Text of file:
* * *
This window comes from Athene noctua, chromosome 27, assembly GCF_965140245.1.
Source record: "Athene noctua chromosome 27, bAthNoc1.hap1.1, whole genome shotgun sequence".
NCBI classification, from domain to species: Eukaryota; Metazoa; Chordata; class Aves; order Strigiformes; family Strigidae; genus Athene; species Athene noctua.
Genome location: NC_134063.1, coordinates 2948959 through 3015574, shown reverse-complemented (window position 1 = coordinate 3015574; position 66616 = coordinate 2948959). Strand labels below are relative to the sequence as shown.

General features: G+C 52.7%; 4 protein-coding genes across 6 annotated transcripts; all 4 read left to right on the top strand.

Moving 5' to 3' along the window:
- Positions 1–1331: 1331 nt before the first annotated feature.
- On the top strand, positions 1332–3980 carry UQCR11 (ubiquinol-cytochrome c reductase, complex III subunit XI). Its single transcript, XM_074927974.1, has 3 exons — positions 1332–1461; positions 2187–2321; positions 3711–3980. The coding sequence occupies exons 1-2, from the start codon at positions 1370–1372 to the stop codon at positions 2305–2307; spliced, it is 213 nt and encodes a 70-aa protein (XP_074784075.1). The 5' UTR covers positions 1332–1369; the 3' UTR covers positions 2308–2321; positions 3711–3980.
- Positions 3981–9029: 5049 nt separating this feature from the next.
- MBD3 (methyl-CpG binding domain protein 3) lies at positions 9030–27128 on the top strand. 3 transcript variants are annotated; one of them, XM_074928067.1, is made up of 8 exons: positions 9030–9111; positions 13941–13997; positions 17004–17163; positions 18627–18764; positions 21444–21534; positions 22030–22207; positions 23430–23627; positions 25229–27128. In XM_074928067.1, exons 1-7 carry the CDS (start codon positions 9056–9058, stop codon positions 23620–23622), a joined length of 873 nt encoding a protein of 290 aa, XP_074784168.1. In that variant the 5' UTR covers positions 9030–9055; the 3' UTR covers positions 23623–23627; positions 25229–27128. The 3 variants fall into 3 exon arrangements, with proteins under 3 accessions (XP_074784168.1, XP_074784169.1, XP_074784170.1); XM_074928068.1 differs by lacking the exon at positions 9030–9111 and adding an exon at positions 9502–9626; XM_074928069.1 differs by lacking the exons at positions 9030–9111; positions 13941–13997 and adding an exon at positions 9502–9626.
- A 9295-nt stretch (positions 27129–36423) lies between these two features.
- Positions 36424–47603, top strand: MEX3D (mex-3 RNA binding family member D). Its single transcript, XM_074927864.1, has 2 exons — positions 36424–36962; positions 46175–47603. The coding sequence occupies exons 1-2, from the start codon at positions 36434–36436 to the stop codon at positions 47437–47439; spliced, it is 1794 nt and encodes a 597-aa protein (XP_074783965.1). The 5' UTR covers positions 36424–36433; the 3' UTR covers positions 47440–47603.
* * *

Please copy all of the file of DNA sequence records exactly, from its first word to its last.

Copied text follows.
This window comes from Athene noctua, chromosome 27, assembly GCF_965140245.1.
Source record: "Athene noctua chromosome 27, bAthNoc1.hap1.1, whole genome shotgun sequence".
NCBI classification, from domain to species: Eukaryota; Metazoa; Chordata; class Aves; order Strigiformes; family Strigidae; genus Athene; species Athene noctua.
Genome location: NC_134063.1, coordinates 2948959 through 3015574, shown reverse-complemented (window position 1 = coordinate 3015574; position 66616 = coordinate 2948959). Strand labels below are relative to the sequence as shown.

General features: G+C 52.7%; 4 protein-coding genes across 6 annotated transcripts; all 4 read left to right on the top strand.

Moving 5' to 3' along the window:
- Positions 1–1331: 1331 nt before the first annotated feature.
- On the top strand, positions 1332–3980 carry UQCR11 (ubiquinol-cytochrome c reductase, complex III subunit XI). Its single transcript, XM_074927974.1, has 3 exons — positions 1332–1461; positions 2187–2321; positions 3711–3980. The coding sequence occupies exons 1-2, from the start codon at positions 1370–1372 to the stop codon at positions 2305–2307; spliced, it is 213 nt and encodes a 70-aa protein (XP_074784075.1). The 5' UTR covers positions 1332–1369; the 3' UTR covers positions 2308–2321; positions 3711–3980.
- Positions 3981–9029: 5049 nt separating this feature from the next.
- MBD3 (methyl-CpG binding domain protein 3) lies at positions 9030–27128 on the top strand. 3 transcript variants are annotated; one of them, XM_074928067.1, is made up of 8 exons: positions 9030–9111; positions 13941–13997; positions 17004–17163; positions 18627–18764; positions 21444–21534; positions 22030–22207; positions 23430–23627; positions 25229–27128. In XM_074928067.1, exons 1-7 carry the CDS (start codon positions 9056–9058, stop codon positions 23620–23622), a joined length of 873 nt encoding a protein of 290 aa, XP_074784168.1. In that variant the 5' UTR covers positions 9030–9055; the 3' UTR covers positions 23623–23627; positions 25229–27128. The 3 variants fall into 3 exon arrangements, with proteins under 3 accessions (XP_074784168.1, XP_074784169.1, XP_074784170.1); XM_074928068.1 differs by lacking the exon at positions 9030–9111 and adding an exon at positions 9502–9626; XM_074928069.1 differs by lacking the exons at positions 9030–9111; positions 13941–13997 and adding an exon at positions 9502–9626.
- A 9295-nt stretch (positions 27129–36423) lies between these two features.
- Positions 36424–47603, top strand: MEX3D (mex-3 RNA binding family member D). Its single transcript, XM_074927864.1, has 2 exons — positions 36424–36962; positions 46175–47603. The coding sequence occupies exons 1-2, from the start codon at positions 36434–36436 to the stop codon at positions 47437–47439; spliced, it is 1794 nt and encodes a 597-aa protein (XP_074783965.1). The 5' UTR covers positions 36424–36433; the 3' UTR covers positions 47440–47603.